Wednesday, October 31, 2012

Many travelers like the Interstates. We do not, and prefer to take secondary roads whenever possible. Even with a 45' coach, we have only had one small glitch which took us about 20 miles out of our way before we could turn around. With the car attached, we are right at 65' long and have found most secondary roads are adequate. Now, if you're in a hurry, stick to the Interstates, but remember, you will miss a lot of what makes this country great. Visit all the small towns, eat at some cute diners, enjoy the warmth and friendliness of the locals. See some spectacular scenery that you would miss on the Interstates. Think about this when you are planning your next getaway.....

Leaving Gallup, New Mexico, US Hwy 491 travels north toward Shiprock and Colorado. An excellent two lane road with little traffic.

Since our destination was Durango, Colorado, we skipped off US 491 and headed east on US 64 and north to US 550. The approach to Durango is pretty dramatic.

The area around Durango is surrounded by many pine trees and spectacular scenery. This was shot on US 160 near Pagosa Springs, Colorado.

When we left Durango, we took US 160 West toward Cortez, as Moab, Utah was our next destination. These hills, with snow capped mountains in the distance are just west of Durango and are part of the San Juan National Forest.

Nearing Cortez on US 160, you can see we encountered very little traffic. Wide open spaces and peaceful traveling. Out here no one cares how fast, or slow, you travel. We moved at a leisurely pace, stopping along the way to see some deer and an occasional coyote.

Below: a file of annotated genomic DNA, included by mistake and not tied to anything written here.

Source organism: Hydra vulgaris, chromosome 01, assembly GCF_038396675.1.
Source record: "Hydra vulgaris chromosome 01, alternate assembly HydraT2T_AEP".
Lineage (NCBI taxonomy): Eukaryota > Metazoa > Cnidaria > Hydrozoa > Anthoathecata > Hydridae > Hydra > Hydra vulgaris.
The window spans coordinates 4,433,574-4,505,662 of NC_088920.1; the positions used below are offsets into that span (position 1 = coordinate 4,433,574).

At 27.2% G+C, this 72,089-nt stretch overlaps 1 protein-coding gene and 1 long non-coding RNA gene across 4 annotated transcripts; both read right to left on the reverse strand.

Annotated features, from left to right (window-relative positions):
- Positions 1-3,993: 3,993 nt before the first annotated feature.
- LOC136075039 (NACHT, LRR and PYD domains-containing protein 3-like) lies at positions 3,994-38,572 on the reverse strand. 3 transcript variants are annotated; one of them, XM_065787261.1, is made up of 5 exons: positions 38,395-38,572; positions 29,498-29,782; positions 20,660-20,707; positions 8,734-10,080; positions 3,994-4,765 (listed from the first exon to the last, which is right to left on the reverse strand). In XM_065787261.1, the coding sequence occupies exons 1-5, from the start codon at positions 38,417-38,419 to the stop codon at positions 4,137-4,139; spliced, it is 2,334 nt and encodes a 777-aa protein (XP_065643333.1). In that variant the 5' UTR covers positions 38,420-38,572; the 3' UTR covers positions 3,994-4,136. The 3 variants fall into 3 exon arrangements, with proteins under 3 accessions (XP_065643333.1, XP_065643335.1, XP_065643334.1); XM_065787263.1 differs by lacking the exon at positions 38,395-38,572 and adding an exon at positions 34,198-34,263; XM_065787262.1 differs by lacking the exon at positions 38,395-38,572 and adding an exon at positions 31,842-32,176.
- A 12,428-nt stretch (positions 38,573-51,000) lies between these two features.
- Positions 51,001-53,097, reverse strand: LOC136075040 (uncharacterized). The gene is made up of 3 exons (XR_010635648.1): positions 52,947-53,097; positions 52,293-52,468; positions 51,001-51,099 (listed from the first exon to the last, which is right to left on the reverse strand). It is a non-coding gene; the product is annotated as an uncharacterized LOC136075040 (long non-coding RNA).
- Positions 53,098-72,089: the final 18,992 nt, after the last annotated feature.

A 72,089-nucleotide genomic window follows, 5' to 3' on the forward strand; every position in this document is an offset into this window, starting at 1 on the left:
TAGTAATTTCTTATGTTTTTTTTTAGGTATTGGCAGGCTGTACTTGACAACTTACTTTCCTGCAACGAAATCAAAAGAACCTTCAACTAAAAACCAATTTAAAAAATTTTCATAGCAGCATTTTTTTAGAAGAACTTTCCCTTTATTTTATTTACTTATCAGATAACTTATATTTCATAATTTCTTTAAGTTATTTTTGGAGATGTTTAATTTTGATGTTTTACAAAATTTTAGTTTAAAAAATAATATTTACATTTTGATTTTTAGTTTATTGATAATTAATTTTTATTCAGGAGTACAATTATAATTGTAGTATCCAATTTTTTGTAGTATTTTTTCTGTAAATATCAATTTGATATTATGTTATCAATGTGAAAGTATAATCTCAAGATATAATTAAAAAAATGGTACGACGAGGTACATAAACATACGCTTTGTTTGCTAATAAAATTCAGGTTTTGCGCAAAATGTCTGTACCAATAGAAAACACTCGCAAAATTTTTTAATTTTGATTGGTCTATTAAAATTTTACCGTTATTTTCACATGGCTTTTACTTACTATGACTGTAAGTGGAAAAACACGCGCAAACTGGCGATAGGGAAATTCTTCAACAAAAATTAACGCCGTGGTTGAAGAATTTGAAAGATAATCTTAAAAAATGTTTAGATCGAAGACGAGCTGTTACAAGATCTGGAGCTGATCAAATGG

US 160 terminates in Cortez at the junction of US 491. We turned north toward Utah. Traffic is still non existent.

We are still on US 491 just inside the State of Utah. The pine trees have given way to meadows and flat lands. We saw several large farming areas but most of this area is used for cows, steers and horses.

US 491 terminates in Montecello where it intersects with US 191. Heading north on US191, the area changes from meadows to rolling hills. We climbed up and over a mountain pass and were treated to colorful rock formations, hills and beautiful scenery. This is the southern portion of Canyonlands National Park. Moab, Utah and Arches National Park are our next stops.

Our next stop was Rifle, Colorado and then on to Denver. Leaving Moab, the shortest route is north on US191 to Interstate 70 and east. Since we don't like the Interstates, we decided to head east on Utah 128 which follows the Colorado River and the south side of Arches National Park. Here's a shot of Utah 128. No traffic, yet an excellent 2 lane road.

Did I mention spectacular scenery? These rock formations were formed millions of years ago as the Colorado River cut through this area on its' way to the Gulf. You can see Utah 128 on the lower left of the picture. The river is just to the left of the roadway.

Camping is allowed at many locations along the Colorado River. In fact, Utah has many primitive campsites throughout this area. Awesome rock formations, beautiful farmlands and even a dude ranch were found along this roadway.

We finally came to the end of Utah 128 and my GPS begged me to turn left and hook up to the Interstate. A check of my paper map showed this road would eventually take me to the interstate but further east. So we turned right. Debi was a little skeptical since there were no pavement markings. The buildings in the distance on the right are the remnants of what used to be a town called Cisco, Utah., (Clicky), now long gone, with most of the buildings falling down.
Eventually though, we ended up on Interstate 70 headed east toward Denver. Our destination was Rifle, Colorado which is about halfway from Moab to Denver. We usually travel no more than 3 hours a day and Rifle was a perfect stop. From there we could visit Grand Junction, Parachute and Glenwood Springs. I'll try to post some more pictures tomorrow.

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